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Security vs. Accessibility
Posted By John Gregory On November 9, 2012 @ 2:43 pm In Legal Information: Publishing,Technology,ulc_ecomm_list | Comments Disabled
A lot of attention has been paid lately to ‘cybersecurity’, much of it aimed at system-wide security or ‘critical infrastructure’ security, but a good deal also to individual questions of authentication, identity management, vulnerability to hacking/phishing/malware and so on. Among the solutions at the individual level, one finds suggestions about using locked-down versions of documents in PDF, various degrees of encryption and so on.
To what extent is the use of these measures problematic for people who rely on technology to make information accessible to them because of physical or other disabilities? The simplest example is the inability of text readers to read PDF images, so a scanned text that becomes such an image is not accessible.
Besides the risk of reducing one’s intended target market (or simply one’s destined reader), is there a legal issue in not meeting the increasingly demanding standards of electronic accessibility? Ontario’s standards under the Accessibility for Ontarians with Disabilities Act  are applying to the private sector  more and more broadly, government often being the first to have to comply.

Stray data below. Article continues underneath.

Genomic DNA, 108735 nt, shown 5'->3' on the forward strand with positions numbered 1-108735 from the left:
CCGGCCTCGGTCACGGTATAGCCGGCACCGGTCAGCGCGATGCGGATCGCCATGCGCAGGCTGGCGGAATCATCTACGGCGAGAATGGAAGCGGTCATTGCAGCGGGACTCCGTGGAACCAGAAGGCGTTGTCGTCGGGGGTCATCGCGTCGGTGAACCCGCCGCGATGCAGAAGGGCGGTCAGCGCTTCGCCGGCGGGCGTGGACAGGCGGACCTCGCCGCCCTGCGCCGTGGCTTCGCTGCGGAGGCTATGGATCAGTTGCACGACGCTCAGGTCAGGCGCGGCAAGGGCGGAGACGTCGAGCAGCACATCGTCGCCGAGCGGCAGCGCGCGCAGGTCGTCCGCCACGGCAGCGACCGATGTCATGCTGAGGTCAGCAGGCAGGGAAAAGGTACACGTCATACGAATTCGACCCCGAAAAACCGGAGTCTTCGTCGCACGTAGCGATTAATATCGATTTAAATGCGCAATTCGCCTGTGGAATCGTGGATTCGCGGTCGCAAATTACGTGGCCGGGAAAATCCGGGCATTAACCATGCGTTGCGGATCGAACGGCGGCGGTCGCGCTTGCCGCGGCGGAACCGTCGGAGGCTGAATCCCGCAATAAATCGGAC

The basic principles of electronic accessibility have been developed by the WC3 consortium ; most legislated rules rely on them. Are they sufficiently mindful of security needs? Are people (including businesses and governments) that create ‘secure’ documents or sites or services that are not accessible simply not paying sufficient attention to these laws or standards?
We have discussed before the private actions for enforcement in the US, the likes of which could spill over into Canada. There have been suits against Target Stores  for insufficiently accessible web sites, and against Netflix for distributing movies without closed captioning for the deaf. Both suits have settled. Netflix recently agreed  to have closed captioning in all its first-run movies by 2014. Can these actions be settled because there are fewer security demands on the kinds of services or sites at issue? Or is this the wave of the future for all applications?
What do your clients do, or what do you advise them to do? For that matter, what do you do to ensure your own communications are accessible to all? Do you worry about security in any sense in doing so, or should you?
Article printed from Slaw: http://www.slaw.ca
URL to article: http://www.slaw.ca/2012/11/09/security-vs-accessibility/
URLs in this post:
 Accessibility for Ontarians with Disabilities Act: http://www.e-laws.gov.on.ca/html/statutes/english/elaws_statutes_05a11_e.htm
 applying to the private sector: http://www.slaw.ca/2011/06/07/aoda-integrated-accessibility-regulation-now-law/
 WC3 consortium: http://www.w3.org/standards/webdesign/accessibility
 Target Stores: http://news.cnet.com/8301-1023_3-10028109-93.html
 recently agreed: http://www.engadget.com/2012/10/11/netflix-closed-captioning-2014/
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